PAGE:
John Camillus’ (2008) article in the Harvard Business Review calls strategy issues “wicked” problems. Wicked problems defy description and they don’t have a “right” answer (Rittel & Webber, 1973), which turns traditional approaches to strategic management and leadership on their head – solving wicked strategy problems is not as easy as simply understanding and then solving them (Rittel & Webber, 1973). And it’s not just that more information doesn’t help – it can actually hurt the strategy formulation process. More broadly, wicked problems can lead to organizational gridlock.
Perhaps the most insidious quality of wicked problems is that they sow discord among the leadership and the stakeholders of organizations. Creating effective solutions to multifaceted problems becomes increasingly difficult when there are multiple stakeholders with dissenting opinions about potential solutions.
Attempting to deal with wicked problems in organizations is often framed by two questions: How are wicked problems identified? and What methods can be used to solve them? For example, Head and Alford (2013) situate wicked problems at the intersection of diversity and complexity – affecting both the “how” and the “what” of the (strategic) decision-making process. Their recommendations for dealing with wicked problems in public organizations can be summarized as “big-picture thinking” (e.g., a holistic view of the problem, new ways of leading, and collaboration and coordination).
We suggest that strategic leaders in both private and public organizations must go one step further in addressing strategic issues — exploring the psychosocial dimensions of wicked organizational problems. Rational approaches to solving wicked problems can serve as defensive maneuvers that mask stakeholder anxieties, collective social defenses, and denial — all of which are an intrinsic dimensions of conceptualizing, or even recognizing, wicked problems. Take for example Mnguni’s (2010) article about anxiety in collaboration for sustainability. In this case, rational processes and structures between funders and action organizations simultaneously and shielded workers from the anxieties associated with an “impossible task” and diminished their problem-solving capabilities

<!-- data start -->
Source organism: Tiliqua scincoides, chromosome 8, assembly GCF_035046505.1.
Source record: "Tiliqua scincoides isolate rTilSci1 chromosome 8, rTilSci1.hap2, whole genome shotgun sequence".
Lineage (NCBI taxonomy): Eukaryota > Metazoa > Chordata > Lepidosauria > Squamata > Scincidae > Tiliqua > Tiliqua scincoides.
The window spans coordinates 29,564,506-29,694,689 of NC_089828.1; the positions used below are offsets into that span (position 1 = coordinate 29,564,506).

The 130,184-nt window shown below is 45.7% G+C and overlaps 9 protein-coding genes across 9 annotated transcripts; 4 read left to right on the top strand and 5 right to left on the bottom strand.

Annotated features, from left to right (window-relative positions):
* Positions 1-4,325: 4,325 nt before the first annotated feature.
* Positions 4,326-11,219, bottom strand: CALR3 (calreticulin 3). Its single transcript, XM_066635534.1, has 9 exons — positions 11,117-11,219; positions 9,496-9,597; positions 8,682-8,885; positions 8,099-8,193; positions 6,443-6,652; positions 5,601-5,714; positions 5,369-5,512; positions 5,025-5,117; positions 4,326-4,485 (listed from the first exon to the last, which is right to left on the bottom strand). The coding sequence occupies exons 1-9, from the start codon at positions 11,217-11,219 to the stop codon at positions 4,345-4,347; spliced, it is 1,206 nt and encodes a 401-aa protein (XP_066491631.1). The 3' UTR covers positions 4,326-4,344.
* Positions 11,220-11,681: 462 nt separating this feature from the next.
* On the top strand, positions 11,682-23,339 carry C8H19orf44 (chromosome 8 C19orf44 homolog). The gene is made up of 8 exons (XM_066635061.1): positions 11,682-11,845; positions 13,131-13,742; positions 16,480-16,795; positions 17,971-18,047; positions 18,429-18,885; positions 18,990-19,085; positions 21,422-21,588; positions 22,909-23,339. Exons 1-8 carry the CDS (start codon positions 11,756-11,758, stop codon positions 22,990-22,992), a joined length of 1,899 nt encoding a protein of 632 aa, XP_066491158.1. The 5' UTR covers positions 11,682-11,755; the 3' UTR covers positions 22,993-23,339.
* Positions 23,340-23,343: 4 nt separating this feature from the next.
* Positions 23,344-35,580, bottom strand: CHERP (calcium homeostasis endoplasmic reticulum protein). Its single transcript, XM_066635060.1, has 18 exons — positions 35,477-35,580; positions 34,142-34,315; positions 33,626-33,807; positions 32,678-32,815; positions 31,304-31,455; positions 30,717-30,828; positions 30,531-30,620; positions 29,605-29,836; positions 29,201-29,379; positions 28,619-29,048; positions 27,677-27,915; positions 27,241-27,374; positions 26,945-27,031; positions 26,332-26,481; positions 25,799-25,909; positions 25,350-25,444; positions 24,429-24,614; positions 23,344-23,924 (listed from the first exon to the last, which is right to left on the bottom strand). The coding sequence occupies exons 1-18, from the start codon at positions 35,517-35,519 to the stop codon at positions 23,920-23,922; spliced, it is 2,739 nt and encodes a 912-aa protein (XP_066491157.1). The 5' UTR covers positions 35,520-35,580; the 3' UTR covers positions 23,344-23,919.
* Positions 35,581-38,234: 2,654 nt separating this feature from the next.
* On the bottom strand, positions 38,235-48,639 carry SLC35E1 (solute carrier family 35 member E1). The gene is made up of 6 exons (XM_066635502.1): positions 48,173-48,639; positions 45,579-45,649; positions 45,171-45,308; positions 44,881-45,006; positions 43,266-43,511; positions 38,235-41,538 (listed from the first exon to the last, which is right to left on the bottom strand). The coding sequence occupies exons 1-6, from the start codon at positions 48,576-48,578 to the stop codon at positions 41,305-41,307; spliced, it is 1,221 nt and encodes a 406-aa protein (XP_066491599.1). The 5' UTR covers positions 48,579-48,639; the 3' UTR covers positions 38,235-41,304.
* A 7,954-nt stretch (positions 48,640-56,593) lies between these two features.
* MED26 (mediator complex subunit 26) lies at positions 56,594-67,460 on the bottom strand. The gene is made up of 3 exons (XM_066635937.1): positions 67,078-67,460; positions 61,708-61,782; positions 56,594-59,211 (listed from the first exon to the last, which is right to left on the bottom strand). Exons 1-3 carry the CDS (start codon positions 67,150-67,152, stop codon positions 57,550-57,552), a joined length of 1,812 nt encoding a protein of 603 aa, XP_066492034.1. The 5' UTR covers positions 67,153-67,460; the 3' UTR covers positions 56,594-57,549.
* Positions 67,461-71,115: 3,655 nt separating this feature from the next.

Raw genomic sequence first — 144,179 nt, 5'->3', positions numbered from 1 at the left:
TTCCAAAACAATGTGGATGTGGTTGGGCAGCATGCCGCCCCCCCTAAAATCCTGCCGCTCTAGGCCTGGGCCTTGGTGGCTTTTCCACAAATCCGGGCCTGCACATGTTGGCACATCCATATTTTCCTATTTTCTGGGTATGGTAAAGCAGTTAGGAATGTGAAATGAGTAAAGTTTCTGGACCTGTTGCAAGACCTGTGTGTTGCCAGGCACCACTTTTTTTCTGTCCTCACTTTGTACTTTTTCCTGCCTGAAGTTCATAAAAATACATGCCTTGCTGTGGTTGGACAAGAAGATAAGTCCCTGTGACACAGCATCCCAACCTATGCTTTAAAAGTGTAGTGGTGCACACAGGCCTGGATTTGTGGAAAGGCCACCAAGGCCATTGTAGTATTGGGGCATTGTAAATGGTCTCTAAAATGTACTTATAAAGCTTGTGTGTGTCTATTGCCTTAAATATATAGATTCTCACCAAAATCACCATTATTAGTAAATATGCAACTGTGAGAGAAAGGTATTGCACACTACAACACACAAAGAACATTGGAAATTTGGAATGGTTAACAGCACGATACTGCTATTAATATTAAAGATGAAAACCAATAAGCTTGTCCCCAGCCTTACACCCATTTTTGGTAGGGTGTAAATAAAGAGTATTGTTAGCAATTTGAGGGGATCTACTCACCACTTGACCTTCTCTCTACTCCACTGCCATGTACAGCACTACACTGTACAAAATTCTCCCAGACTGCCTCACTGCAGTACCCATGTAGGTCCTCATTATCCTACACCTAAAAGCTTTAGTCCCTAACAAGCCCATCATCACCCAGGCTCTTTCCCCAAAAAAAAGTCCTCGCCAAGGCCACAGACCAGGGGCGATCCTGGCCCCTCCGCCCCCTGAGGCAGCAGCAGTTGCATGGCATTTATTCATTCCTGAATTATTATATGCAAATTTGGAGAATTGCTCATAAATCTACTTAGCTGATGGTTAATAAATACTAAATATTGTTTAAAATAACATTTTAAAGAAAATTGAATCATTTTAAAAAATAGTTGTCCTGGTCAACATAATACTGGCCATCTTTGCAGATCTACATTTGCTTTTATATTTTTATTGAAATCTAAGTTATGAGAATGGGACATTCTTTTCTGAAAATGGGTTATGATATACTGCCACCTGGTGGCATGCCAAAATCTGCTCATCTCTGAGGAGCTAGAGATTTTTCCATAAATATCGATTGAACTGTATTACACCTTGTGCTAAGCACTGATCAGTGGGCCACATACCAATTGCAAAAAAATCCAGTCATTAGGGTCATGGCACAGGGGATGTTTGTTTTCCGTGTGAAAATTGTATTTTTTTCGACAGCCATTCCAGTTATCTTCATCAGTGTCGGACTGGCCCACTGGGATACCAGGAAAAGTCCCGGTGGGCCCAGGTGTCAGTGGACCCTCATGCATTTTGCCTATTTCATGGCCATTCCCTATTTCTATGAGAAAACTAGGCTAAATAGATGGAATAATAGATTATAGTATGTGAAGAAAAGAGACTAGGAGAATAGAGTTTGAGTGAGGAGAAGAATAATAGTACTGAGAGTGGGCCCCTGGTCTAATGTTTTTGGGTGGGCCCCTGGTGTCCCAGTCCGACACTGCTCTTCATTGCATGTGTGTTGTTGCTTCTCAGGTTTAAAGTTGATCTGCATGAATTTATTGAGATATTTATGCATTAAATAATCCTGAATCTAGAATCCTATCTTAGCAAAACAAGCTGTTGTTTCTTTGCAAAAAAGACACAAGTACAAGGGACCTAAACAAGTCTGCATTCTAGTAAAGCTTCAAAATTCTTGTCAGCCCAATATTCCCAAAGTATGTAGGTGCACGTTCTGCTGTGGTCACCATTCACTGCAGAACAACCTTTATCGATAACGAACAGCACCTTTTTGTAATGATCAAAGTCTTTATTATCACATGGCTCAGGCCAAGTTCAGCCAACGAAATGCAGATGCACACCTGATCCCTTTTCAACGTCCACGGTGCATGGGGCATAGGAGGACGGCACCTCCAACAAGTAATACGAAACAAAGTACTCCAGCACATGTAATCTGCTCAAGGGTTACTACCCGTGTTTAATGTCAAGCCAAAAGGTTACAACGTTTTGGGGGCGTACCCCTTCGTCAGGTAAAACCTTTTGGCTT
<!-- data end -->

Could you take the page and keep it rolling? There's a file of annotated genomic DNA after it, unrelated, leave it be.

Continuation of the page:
The anxieties and defensive mental states that cause, and are caused by, wicked problems as well as the tangible realities of the problem itself must be taken into account when attempting to “fix” them (Marshak, 2009). Thus, strategic responses to wicked problems must do more than “zoom out” to see the big picture, they must also “zoom in” to assess and manage the complex relational dynamics can potentially stop problem-solving efforts in their tracks.